In certain regions, PEDMAS is the synonym of BODMAS. It explains the order of operations to solve an expression; some mathematical puzzle requires Top to Bottom convention to avoid the ambiguity in the order of operations. It is an elegantly simple idea that relies, as sudoku does, on the requirement that numbers appear only once starting from top to bottom as coming along. Puzzle makers are people; some notable creators of puzzles are: Ernő Rubik Sam Loyd Henry Dudeney Boris Kordemsky David J. Bodycombe Will Shortz Lloyd King Martin Gardner Raymond Smullyan Jigsaw puzzles are the most popular form of puzzle. Jigsaw puzzles were invented around 1760, when John Spilsbury, a British engraver and cartographer, mounted a map on a sheet of wood, which he sawed around the outline of each individual country on the map, he used the resulting pieces as an aid for the teaching of geography. After becoming popular among the public, this kind of teaching aid remained the primary use of jigsaw puzzles until about 1820.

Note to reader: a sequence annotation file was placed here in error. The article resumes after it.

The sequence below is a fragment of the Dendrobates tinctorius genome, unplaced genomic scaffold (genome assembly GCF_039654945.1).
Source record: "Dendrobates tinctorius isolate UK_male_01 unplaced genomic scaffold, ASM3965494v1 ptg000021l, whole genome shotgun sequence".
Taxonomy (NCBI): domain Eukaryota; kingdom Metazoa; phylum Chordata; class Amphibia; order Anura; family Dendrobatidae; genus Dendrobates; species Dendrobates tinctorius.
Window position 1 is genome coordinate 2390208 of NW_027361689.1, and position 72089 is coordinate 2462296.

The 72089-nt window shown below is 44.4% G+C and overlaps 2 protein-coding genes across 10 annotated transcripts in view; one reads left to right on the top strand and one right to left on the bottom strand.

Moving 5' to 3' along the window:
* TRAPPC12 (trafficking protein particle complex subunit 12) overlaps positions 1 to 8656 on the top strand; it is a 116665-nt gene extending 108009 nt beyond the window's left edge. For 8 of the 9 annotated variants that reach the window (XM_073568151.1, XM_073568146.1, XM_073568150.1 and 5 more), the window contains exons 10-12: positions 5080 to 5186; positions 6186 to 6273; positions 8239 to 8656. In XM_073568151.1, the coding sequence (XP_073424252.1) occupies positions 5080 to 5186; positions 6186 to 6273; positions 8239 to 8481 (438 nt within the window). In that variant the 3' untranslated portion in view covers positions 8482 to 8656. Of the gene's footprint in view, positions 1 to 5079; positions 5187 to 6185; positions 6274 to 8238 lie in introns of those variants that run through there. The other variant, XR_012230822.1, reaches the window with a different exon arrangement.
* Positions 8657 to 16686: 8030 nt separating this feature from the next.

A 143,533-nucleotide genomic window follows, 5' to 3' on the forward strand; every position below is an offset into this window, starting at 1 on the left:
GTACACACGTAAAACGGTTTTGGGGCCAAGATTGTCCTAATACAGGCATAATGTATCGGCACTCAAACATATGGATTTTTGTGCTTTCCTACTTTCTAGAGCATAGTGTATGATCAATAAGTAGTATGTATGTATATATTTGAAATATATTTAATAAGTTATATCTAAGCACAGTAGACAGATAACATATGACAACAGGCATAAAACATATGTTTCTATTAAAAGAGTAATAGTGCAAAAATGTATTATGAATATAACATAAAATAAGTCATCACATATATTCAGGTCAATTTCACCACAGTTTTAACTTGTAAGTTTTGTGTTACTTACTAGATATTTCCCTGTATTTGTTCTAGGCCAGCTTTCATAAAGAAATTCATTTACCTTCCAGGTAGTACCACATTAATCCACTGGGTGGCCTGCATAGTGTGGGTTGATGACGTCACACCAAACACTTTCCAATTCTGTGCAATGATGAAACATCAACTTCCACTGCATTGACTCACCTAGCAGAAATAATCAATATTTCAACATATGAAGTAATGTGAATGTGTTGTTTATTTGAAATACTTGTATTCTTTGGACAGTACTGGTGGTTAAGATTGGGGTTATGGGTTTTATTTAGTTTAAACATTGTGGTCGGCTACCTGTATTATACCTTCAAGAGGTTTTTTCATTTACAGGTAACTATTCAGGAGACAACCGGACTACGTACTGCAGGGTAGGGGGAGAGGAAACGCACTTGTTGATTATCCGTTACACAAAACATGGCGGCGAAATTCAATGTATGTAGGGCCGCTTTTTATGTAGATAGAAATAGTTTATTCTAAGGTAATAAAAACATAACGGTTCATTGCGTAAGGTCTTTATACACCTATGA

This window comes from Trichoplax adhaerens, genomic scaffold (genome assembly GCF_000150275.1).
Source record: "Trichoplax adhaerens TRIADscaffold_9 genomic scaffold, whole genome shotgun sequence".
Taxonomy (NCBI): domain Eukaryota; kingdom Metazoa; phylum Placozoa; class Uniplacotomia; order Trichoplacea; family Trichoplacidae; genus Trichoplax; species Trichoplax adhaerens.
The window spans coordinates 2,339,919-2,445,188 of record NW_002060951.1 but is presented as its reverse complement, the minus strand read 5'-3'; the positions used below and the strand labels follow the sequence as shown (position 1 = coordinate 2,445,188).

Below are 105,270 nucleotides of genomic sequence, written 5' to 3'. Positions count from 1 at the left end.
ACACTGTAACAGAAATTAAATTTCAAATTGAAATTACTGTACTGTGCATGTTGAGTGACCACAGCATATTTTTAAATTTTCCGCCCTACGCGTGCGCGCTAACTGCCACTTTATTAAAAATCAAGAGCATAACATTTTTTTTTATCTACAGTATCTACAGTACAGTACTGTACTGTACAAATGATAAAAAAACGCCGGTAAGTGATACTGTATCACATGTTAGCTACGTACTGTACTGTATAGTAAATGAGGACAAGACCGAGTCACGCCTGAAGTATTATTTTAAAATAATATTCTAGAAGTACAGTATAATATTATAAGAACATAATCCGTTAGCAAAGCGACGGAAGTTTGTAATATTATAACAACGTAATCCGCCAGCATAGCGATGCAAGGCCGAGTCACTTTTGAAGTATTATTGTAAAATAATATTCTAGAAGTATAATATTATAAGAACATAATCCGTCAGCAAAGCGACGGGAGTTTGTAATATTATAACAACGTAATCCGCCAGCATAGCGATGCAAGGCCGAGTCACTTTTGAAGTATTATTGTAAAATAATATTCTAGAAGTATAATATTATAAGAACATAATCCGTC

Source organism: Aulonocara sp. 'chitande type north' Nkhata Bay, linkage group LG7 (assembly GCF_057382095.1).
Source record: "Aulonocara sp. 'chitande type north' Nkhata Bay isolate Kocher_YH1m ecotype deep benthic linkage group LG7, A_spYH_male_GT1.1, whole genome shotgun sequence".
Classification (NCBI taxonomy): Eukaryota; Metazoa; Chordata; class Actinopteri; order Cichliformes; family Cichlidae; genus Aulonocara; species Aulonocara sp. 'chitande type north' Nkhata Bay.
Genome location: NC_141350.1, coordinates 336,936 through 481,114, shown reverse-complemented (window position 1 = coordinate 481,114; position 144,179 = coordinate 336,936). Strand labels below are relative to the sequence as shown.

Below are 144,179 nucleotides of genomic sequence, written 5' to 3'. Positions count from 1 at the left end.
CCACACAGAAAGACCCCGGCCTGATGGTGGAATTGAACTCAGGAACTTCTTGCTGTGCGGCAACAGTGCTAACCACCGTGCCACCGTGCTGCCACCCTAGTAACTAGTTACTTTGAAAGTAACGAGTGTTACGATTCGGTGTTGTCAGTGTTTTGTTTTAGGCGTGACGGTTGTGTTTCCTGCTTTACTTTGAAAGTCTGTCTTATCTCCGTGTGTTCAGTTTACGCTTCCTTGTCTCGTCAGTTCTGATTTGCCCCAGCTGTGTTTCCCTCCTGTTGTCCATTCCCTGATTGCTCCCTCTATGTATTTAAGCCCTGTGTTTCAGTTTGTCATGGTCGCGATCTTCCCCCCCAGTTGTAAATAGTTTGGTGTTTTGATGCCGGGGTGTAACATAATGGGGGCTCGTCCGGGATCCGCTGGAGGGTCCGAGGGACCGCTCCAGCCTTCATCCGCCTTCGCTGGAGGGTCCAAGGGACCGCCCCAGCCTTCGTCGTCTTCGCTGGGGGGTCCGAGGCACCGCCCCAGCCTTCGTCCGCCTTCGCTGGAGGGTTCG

The largest puzzle is made by German game company Ravensburger. The smallest puzzle made was created at LaserZentrum Hannover, it is the size of a sand grain. By the early 20th century and newspapers had found that they could increase their readership by publishing puzzle contests, beginning with crosswords and in modern days sudoku. There are organizations and events that cater to puzzle enthusiasts, such as: Nob Yoshigahara Puzzle Design Competition World Puzzle Championship National Puzzlers' League Puzzlehunts such as the Maze of Games List of impossible puzzles List of Nikoli puzzle types Riddle Puzzles at DMOZ
Pressman Toy Corporation